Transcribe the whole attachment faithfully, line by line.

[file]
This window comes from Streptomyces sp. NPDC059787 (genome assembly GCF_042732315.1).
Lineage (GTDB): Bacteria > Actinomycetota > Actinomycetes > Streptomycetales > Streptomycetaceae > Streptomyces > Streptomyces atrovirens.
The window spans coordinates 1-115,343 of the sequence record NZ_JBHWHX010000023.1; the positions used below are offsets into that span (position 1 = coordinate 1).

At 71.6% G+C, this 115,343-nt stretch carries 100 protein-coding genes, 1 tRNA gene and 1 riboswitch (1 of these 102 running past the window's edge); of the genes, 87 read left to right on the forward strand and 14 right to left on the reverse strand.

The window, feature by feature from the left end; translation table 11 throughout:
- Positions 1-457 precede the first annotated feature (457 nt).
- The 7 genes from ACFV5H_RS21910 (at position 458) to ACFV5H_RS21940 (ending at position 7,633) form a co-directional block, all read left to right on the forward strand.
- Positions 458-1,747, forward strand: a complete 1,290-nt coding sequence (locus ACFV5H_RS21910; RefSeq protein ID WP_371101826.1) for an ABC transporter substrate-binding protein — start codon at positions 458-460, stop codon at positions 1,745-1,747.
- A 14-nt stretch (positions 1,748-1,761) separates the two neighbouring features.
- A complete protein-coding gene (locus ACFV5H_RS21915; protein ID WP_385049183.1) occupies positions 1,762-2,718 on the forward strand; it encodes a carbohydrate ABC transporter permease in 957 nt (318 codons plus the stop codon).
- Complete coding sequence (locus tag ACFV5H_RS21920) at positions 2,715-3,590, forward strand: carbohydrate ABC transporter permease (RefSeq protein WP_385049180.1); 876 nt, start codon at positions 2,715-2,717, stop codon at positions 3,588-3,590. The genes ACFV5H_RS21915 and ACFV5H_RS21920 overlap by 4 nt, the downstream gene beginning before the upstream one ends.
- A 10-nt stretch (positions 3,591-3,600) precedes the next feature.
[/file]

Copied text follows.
This window comes from Streptomyces sp. NPDC059787 (genome assembly GCF_042732315.1).
Lineage (GTDB): Bacteria > Actinomycetota > Actinomycetes > Streptomycetales > Streptomycetaceae > Streptomyces > Streptomyces atrovirens.
The window spans coordinates 1-115,343 of the sequence record NZ_JBHWHX010000023.1; the positions used below are offsets into that span (position 1 = coordinate 1).

At 71.6% G+C, this 115,343-nt stretch carries 100 protein-coding genes, 1 tRNA gene and 1 riboswitch (1 of these 102 running past the window's edge); of the genes, 87 read left to right on the forward strand and 14 right to left on the reverse strand.

The window, feature by feature from the left end; translation table 11 throughout:
- Positions 1-457 precede the first annotated feature (457 nt).
- The 7 genes from ACFV5H_RS21910 (at position 458) to ACFV5H_RS21940 (ending at position 7,633) form a co-directional block, all read left to right on the forward strand.
- Positions 458-1,747, forward strand: a complete 1,290-nt coding sequence (locus ACFV5H_RS21910; RefSeq protein ID WP_371101826.1) for an ABC transporter substrate-binding protein — start codon at positions 458-460, stop codon at positions 1,745-1,747.
- A 14-nt stretch (positions 1,748-1,761) separates the two neighbouring features.
- A complete protein-coding gene (locus ACFV5H_RS21915; protein ID WP_385049183.1) occupies positions 1,762-2,718 on the forward strand; it encodes a carbohydrate ABC transporter permease in 957 nt (318 codons plus the stop codon).
- Complete coding sequence (locus tag ACFV5H_RS21920) at positions 2,715-3,590, forward strand: carbohydrate ABC transporter permease (RefSeq protein WP_385049180.1); 876 nt, start codon at positions 2,715-2,717, stop codon at positions 3,588-3,590. The genes ACFV5H_RS21915 and ACFV5H_RS21920 overlap by 4 nt, the downstream gene beginning before the upstream one ends.
- A 10-nt stretch (positions 3,591-3,600) precedes the next feature.